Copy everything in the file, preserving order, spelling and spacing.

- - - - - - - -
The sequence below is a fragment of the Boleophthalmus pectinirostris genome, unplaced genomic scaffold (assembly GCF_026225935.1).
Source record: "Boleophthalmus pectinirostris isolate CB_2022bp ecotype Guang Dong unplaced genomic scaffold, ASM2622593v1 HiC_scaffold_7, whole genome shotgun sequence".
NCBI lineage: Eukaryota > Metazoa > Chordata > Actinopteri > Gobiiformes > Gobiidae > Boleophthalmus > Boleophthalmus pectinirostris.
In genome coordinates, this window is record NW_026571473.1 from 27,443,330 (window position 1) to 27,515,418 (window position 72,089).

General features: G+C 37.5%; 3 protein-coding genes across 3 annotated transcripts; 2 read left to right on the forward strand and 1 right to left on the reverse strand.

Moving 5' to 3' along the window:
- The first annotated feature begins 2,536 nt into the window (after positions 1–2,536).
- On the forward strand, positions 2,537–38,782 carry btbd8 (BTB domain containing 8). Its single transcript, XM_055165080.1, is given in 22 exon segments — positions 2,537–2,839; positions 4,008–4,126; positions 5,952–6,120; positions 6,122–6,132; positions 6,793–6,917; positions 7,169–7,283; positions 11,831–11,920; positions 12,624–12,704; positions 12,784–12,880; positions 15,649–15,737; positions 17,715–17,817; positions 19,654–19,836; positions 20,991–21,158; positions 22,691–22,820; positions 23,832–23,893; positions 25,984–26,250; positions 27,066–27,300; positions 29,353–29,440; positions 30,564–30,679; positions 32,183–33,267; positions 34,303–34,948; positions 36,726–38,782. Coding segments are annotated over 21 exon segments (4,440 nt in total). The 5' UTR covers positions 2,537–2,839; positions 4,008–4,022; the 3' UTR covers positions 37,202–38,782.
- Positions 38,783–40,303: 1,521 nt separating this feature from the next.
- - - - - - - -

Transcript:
The sequence below is a fragment of the Boleophthalmus pectinirostris genome, unplaced genomic scaffold (assembly GCF_026225935.1).
Source record: "Boleophthalmus pectinirostris isolate CB_2022bp ecotype Guang Dong unplaced genomic scaffold, ASM2622593v1 HiC_scaffold_7, whole genome shotgun sequence".
NCBI lineage: Eukaryota > Metazoa > Chordata > Actinopteri > Gobiiformes > Gobiidae > Boleophthalmus > Boleophthalmus pectinirostris.
In genome coordinates, this window is record NW_026571473.1 from 27,443,330 (window position 1) to 27,515,418 (window position 72,089).

General features: G+C 37.5%; 3 protein-coding genes across 3 annotated transcripts; 2 read left to right on the forward strand and 1 right to left on the reverse strand.

Moving 5' to 3' along the window:
- The first annotated feature begins 2,536 nt into the window (after positions 1–2,536).
- On the forward strand, positions 2,537–38,782 carry btbd8 (BTB domain containing 8). Its single transcript, XM_055165080.1, is given in 22 exon segments — positions 2,537–2,839; positions 4,008–4,126; positions 5,952–6,120; positions 6,122–6,132; positions 6,793–6,917; positions 7,169–7,283; positions 11,831–11,920; positions 12,624–12,704; positions 12,784–12,880; positions 15,649–15,737; positions 17,715–17,817; positions 19,654–19,836; positions 20,991–21,158; positions 22,691–22,820; positions 23,832–23,893; positions 25,984–26,250; positions 27,066–27,300; positions 29,353–29,440; positions 30,564–30,679; positions 32,183–33,267; positions 34,303–34,948; positions 36,726–38,782. Coding segments are annotated over 21 exon segments (4,440 nt in total). The 5' UTR covers positions 2,537–2,839; positions 4,008–4,022; the 3' UTR covers positions 37,202–38,782.
- Positions 38,783–40,303: 1,521 nt separating this feature from the next.